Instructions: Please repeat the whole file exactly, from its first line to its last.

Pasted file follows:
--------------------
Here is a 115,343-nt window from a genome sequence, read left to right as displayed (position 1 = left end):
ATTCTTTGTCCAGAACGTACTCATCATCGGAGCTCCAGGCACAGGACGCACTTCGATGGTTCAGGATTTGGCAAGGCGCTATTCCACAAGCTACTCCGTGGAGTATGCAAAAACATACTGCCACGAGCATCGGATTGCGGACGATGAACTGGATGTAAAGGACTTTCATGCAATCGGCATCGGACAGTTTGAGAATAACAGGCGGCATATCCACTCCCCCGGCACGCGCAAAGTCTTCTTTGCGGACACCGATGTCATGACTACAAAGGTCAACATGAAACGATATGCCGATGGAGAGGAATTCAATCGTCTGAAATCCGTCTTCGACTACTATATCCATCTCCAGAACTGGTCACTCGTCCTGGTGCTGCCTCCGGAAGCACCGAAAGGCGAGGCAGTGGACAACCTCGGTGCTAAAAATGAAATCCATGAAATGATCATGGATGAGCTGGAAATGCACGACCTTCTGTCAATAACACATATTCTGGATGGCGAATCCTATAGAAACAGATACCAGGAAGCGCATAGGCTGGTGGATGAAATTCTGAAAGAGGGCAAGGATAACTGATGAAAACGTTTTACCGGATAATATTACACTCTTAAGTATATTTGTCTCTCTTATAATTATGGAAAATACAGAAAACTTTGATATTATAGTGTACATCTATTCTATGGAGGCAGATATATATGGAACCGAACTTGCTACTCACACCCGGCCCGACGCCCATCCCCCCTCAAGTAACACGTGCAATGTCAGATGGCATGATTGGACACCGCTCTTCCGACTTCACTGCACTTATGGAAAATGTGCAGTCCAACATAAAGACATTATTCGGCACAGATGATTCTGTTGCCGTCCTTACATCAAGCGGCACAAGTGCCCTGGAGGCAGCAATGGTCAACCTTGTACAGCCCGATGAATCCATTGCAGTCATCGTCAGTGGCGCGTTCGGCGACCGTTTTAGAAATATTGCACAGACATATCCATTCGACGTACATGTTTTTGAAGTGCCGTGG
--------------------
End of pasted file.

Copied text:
Here is a 115,343-nt window from a genome sequence, read left to right as displayed (position 1 = left end):
ATTCTTTGTCCAGAACGTACTCATCATCGGAGCTCCAGGCACAGGACGCACTTCGATGGTTCAGGATTTGGCAAGGCGCTATTCCACAAGCTACTCCGTGGAGTATGCAAAAACATACTGCCACGAGCATCGGATTGCGGACGATGAACTGGATGTAAAGGACTTTCATGCAATCGGCATCGGACAGTTTGAGAATAACAGGCGGCATATCCACTCCCCCGGCACGCGCAAAGTCTTCTTTGCGGACACCGATGTCATGACTACAAAGGTCAACATGAAACGATATGCCGATGGAGAGGAATTCAATCGTCTGAAATCCGTCTTCGACTACTATATCCATCTCCAGAACTGGTCACTCGTCCTGGTGCTGCCTCCGGAAGCACCGAAAGGCGAGGCAGTGGACAACCTCGGTGCTAAAAATGAAATCCATGAAATGATCATGGATGAGCTGGAAATGCACGACCTTCTGTCAATAACACATATTCTGGATGGCGAATCCTATAGAAACAGATACCAGGAAGCGCATAGGCTGGTGGATGAAATTCTGAAAGAGGGCAAGGATAACTGATGAAAACGTTTTACCGGATAATATTACACTCTTAAGTATATTTGTCTCTCTTATAATTATGGAAAATACAGAAAACTTTGATATTATAGTGTACATCTATTCTATGGAGGCAGATATATATGGAACCGAACTTGCTACTCACACCCGGCCCGACGCCCATCCCCCCTCAAGTAACACGTGCAATGTCAGATGGCATGATTGGACACCGCTCTTCCGACTTCACTGCACTTATGGAAAATGTGCAGTCCAACATAAAGACATTATTCGGCACAGATGATTCTGTTGCCGTCCTTACATCAAGCGGCACAAGTGCCCTGGAGGCAGCAATGGTCAACCTTGTACAGCCCGATGAATCCATTGCAGTCATCGTCAGTGGCGCGTTCGGCGACCGTTTTAGAAATATTGCACAGACATATCCATTCGACGTACATGTTTTTGAAGTGCCGTGG